"C.J.L. Wolf" <C.J.L.Wolf at ncl.ac.uk> wrote in message
> My question is whether, as is often stated, we must invoke positive
> selection pressure for the female monkeys that have enhanced colour vision
> in order to account for the maintainance of several opsin isoforms in the
> population. If the hardy-weinberg equilibrium applies to genes on the
> X-chromosome, presumably the proportion of individuals in the population
> that carry each alternative opsin gene should not change from generation
> to generation so there's no need to search for a reason for the
> continuation of established heterogeneity in the population. But I'm sure
> I remember vaguely some maths in a pop-science book that said that a
> million years from now we'd all end up with the same surname, as the
> statistics of surname inheritance tend to select names out at random. As
> an embryo is more likely to carry an X chromosome from its mother than its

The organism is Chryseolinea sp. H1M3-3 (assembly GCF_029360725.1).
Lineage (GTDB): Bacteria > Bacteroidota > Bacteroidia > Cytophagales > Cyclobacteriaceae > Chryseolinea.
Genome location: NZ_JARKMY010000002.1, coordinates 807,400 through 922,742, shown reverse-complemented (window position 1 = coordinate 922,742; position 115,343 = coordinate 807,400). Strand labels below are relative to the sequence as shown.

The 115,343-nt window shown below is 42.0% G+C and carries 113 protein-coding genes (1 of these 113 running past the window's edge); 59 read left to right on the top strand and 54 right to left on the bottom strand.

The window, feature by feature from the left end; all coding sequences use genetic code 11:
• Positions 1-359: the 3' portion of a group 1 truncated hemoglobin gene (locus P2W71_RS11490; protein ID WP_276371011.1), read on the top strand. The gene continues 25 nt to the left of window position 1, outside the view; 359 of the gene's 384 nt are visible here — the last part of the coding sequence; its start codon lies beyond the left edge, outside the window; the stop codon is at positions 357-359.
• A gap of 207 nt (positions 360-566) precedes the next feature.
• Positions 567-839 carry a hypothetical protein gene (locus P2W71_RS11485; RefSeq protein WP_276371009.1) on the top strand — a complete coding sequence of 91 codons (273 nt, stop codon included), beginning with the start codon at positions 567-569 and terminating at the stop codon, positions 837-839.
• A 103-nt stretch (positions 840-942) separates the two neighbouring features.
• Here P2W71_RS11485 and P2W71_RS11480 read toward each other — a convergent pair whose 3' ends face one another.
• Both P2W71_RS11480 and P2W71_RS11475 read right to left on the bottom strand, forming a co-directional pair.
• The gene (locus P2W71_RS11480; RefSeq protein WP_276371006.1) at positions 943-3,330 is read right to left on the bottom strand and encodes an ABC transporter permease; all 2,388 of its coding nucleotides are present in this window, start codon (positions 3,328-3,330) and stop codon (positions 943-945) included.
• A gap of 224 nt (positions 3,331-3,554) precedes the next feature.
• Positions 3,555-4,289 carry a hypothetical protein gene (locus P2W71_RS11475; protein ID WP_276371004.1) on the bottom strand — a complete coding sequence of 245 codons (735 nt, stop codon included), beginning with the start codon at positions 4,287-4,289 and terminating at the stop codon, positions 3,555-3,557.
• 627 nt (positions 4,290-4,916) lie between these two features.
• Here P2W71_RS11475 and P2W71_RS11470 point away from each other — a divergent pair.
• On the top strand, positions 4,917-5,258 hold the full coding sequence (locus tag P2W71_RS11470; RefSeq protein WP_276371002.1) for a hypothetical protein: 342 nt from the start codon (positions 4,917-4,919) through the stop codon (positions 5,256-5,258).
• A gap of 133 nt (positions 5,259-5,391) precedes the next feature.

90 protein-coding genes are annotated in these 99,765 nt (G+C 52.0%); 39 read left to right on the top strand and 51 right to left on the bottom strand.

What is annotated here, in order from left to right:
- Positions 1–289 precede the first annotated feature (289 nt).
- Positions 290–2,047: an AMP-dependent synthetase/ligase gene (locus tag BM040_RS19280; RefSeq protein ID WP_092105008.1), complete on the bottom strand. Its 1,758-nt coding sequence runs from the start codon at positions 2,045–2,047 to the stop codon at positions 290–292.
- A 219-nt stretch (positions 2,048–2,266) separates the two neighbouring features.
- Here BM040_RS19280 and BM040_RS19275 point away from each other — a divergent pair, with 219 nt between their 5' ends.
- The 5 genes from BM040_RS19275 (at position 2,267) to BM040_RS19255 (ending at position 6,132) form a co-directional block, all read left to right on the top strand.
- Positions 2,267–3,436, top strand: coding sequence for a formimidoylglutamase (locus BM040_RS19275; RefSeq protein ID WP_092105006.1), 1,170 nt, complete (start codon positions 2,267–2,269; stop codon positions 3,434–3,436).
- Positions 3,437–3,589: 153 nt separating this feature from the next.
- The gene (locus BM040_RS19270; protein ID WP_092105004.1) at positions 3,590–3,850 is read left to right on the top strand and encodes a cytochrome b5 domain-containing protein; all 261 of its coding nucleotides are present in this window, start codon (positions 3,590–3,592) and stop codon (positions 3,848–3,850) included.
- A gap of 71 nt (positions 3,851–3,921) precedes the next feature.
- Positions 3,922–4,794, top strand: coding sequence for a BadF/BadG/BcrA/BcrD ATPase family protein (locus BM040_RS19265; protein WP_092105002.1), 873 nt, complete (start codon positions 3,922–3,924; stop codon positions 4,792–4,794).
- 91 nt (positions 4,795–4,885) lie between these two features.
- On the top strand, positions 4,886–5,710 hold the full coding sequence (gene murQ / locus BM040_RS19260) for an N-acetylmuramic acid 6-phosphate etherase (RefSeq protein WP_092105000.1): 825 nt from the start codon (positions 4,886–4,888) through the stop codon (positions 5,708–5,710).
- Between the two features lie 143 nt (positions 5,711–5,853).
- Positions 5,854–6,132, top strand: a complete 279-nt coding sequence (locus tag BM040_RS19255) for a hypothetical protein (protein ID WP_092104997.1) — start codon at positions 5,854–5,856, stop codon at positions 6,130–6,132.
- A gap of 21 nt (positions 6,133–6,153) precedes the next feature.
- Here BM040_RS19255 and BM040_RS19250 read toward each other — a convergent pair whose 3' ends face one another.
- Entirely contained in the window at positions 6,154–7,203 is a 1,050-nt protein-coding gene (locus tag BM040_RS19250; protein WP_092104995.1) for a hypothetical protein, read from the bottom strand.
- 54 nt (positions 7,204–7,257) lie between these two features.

> father, presumably similar stats should apply?
The effects of genetic drift are also important. See:
The example you made about surnames -- does it also model mutations?
Did you try a journal search of population genetics studies of the above?
If there are no studies then you can't presume whether the gene frequencies
are in H-W equil.
> If no selection pressure is necessary to explain the maintainance of the
> alternative alleles in the population, would it still be a prerequisite
> for their establishment in a reasonable proportion of individuals? In
> fact, only 3 alternative forms of the pigment are present in Marmosets.
Possibly; you could model different strengths of selection versus the
initial frequency in the population.
> Kit Wolf